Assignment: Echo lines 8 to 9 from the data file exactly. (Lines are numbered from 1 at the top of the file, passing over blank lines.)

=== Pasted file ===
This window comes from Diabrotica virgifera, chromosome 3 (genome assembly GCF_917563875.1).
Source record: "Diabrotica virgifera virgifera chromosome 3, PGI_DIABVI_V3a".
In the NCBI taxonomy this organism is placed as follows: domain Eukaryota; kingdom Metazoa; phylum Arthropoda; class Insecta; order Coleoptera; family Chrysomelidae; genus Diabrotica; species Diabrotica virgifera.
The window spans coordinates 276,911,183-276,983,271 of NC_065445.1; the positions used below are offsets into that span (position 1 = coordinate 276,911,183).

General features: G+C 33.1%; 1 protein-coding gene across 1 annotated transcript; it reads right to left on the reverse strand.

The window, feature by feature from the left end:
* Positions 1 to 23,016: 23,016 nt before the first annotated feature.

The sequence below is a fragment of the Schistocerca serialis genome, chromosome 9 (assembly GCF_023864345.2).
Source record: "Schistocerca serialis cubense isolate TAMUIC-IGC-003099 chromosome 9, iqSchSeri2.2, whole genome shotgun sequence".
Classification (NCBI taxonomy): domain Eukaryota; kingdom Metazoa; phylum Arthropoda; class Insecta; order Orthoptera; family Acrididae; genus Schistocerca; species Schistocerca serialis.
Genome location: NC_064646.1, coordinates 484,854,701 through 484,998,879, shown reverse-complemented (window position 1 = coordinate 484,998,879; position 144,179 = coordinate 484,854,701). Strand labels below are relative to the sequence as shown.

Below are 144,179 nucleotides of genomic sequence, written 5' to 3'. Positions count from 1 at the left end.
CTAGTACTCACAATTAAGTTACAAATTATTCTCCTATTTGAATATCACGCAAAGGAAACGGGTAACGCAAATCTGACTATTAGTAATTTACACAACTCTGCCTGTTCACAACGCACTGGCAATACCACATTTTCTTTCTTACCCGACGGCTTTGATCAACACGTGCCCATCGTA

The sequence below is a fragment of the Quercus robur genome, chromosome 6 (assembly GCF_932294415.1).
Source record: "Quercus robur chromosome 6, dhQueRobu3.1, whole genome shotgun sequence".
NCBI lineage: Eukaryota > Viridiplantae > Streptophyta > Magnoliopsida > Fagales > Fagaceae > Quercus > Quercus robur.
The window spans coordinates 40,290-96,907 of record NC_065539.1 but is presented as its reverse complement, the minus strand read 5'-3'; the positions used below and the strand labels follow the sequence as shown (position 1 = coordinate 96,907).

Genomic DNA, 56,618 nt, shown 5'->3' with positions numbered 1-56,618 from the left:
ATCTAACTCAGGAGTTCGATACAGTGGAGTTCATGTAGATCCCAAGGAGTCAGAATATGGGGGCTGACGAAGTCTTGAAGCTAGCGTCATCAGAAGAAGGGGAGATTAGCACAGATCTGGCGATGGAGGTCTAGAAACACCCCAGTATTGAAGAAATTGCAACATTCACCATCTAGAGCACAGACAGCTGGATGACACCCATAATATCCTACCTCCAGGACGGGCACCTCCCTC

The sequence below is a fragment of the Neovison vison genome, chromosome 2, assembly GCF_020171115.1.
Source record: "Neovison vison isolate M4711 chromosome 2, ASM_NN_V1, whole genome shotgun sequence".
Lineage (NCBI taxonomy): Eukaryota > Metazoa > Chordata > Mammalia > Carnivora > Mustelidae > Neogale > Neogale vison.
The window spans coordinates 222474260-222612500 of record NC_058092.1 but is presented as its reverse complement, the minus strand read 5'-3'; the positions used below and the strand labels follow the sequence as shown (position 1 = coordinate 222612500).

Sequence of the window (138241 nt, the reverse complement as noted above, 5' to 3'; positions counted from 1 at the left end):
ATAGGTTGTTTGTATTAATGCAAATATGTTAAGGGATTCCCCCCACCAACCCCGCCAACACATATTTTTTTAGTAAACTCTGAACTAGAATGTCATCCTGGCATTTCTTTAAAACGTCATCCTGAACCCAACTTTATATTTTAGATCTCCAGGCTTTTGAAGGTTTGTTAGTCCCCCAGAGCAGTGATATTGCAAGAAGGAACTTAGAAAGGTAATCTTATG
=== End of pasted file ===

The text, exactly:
The sequence below is a fragment of the Schistocerca serialis genome, chromosome 9 (assembly GCF_023864345.2).
Source record: "Schistocerca serialis cubense isolate TAMUIC-IGC-003099 chromosome 9, iqSchSeri2.2, whole genome shotgun sequence".